On examination, she had an ulcer on the plantar aspect of the left foot over the first and second metatarsal heads. The spherical, nodular ulcer was approximately 2–3cm in size. It appeared superficial with rolled edges and an unhealthy grey hue to the MK-2206 mouse wound
bed. There was no pain evident. (Figure 1.) The unusual appearance of the wound bed, nodular and patchy with a varying depth of pigment radiating peripherally to the centre of the lesion, should have raised a suspicion that the wound may have been sinister in nature. It should be noted that sun exposure is not always a factor in the development of this type of tumour. Initially, this ulceration had been treated as a neuropathic lesion, because the patient did have sensory neuropathy. This had been confirmed by using a 128Hz tuning fork and a 10g weighted monofilament. The lesion had been present DZNeP mouse since mid-December 2008. It had started as an area of
callous which had been pulled off by the patient, leaving an abrasion. The patient’s local surgery had been treating the lesion, which failed to resolve. Eventually, the referral was made to the multidisciplinary diabetes foot clinic. The consultant in charge of the clinic was suspicious when he saw the lesion, and accordingly a biopsy was taken by the podiatrist. The result of the biopsy was a thick acral melanoma. The likelihood of a five-year survival from an acral melanoma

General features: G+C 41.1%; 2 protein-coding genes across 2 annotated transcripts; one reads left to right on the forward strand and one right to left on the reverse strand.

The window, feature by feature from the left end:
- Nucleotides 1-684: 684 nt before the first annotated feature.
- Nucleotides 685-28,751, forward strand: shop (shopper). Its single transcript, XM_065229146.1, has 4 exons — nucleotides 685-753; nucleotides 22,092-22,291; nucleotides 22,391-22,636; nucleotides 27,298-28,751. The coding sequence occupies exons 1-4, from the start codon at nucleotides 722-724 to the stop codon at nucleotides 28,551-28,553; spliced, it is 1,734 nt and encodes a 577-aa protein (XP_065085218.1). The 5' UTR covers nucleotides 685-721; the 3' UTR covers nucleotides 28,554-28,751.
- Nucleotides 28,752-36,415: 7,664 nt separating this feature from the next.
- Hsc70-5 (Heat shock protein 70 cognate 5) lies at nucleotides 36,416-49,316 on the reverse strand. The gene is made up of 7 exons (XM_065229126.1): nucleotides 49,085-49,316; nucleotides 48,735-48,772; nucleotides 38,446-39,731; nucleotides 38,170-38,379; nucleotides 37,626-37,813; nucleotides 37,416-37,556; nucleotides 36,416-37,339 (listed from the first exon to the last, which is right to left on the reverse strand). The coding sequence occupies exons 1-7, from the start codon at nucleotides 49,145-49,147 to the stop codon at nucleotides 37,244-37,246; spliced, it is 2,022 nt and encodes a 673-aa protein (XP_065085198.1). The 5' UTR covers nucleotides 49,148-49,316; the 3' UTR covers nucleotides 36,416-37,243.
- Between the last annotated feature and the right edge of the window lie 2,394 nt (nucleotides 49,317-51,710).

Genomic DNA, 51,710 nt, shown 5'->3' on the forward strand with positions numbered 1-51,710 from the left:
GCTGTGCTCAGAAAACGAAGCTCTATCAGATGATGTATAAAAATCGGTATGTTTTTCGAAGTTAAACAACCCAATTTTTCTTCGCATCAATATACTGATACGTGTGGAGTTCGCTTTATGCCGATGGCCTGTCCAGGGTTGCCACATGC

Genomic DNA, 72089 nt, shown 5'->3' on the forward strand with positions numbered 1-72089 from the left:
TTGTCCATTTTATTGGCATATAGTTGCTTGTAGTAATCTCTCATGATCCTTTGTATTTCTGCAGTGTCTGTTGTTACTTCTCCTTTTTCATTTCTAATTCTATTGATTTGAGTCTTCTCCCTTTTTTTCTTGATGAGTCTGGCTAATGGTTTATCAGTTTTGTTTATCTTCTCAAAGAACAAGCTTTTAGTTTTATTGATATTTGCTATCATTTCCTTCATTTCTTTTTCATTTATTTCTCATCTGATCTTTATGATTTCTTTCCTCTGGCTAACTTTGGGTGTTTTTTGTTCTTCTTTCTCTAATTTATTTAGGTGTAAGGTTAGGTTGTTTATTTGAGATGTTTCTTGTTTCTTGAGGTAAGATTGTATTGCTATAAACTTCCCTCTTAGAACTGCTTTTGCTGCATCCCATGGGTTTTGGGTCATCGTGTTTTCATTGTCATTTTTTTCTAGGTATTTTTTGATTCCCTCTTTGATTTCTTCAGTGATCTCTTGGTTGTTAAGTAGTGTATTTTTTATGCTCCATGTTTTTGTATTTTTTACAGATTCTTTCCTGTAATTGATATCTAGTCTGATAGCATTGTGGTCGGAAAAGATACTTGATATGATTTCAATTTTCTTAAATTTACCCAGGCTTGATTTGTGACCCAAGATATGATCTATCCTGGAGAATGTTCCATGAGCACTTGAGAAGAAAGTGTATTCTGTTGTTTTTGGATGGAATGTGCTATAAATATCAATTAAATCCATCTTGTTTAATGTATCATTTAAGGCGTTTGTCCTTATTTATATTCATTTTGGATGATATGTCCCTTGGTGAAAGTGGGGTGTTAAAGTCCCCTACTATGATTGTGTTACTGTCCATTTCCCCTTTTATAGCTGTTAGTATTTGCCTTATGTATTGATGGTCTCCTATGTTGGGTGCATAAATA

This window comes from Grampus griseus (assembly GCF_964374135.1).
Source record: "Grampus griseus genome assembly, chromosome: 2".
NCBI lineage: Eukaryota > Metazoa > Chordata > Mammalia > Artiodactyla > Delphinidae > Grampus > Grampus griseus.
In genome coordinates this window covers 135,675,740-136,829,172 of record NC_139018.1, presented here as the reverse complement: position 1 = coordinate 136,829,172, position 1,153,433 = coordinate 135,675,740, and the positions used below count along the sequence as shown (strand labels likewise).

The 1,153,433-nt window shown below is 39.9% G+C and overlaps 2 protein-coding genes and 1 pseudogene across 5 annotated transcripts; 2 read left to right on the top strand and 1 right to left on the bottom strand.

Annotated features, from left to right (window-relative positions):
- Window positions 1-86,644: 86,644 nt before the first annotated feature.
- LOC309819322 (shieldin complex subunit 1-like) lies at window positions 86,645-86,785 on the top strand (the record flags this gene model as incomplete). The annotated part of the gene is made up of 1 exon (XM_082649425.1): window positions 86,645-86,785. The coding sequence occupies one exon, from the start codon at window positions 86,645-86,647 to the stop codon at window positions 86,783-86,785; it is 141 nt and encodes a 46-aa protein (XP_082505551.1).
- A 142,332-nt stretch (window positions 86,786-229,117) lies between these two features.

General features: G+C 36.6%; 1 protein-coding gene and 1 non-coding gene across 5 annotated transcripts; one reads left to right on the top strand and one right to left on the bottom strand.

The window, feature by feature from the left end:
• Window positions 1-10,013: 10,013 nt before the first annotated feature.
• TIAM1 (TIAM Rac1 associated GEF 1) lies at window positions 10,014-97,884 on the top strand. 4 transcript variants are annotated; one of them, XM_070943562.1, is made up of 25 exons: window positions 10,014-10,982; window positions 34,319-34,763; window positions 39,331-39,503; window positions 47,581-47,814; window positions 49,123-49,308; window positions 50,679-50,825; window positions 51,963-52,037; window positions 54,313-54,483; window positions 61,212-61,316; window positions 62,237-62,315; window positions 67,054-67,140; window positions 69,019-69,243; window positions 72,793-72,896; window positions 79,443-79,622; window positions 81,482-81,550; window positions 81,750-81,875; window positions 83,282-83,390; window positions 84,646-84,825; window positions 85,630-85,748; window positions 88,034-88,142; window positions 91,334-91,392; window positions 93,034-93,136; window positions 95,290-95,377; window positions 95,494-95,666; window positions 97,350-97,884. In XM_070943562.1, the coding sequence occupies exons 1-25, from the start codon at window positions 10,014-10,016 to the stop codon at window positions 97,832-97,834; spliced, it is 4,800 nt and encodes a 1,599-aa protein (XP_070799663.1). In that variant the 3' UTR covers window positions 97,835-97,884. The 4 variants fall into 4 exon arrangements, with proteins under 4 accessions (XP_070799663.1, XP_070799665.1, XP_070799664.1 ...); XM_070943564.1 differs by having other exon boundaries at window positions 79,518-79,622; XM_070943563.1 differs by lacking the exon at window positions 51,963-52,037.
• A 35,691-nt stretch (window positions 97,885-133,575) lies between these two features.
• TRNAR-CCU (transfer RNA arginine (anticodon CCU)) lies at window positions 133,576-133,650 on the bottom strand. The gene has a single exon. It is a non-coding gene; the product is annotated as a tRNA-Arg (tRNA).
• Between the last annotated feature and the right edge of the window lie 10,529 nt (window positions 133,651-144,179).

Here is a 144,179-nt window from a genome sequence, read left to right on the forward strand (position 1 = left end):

is dependent on ‘Breslow’s thickness’. This recognised histological technique involves taking a wedge or punch biopsy of the suspected area and determining the thickness of the lesion. Less than 1mm thickness will relate to a second 95–100% survival rate. A 1–2mm thickness gives an 80–96% survival rate. A 2.1–4mm thickness will give a 60–75% survival rate. Finally, a thickness of over 4mm will relate to a 50% survival rate. A further histological technique is ‘Clarke’s level’1 which is a staging system of the lesion using five distinct levels. It can be used in conjunction with Breslow’s thickness. However, it does have a lower predictive value and is less reproducible. This technique determines the depth of invasion by the tumour into the tissues. The patient was immediately seen by the consultant dermatologist. He clinically confirmed the diagnosis and referred her to a consultant plastic and hand surgeon. The patient has since had a wide excision of the lesion and has had a split skin graft which has now healed (Figure 2). Currently, the patient is well, since having the surgery, which was carried out in October 2009.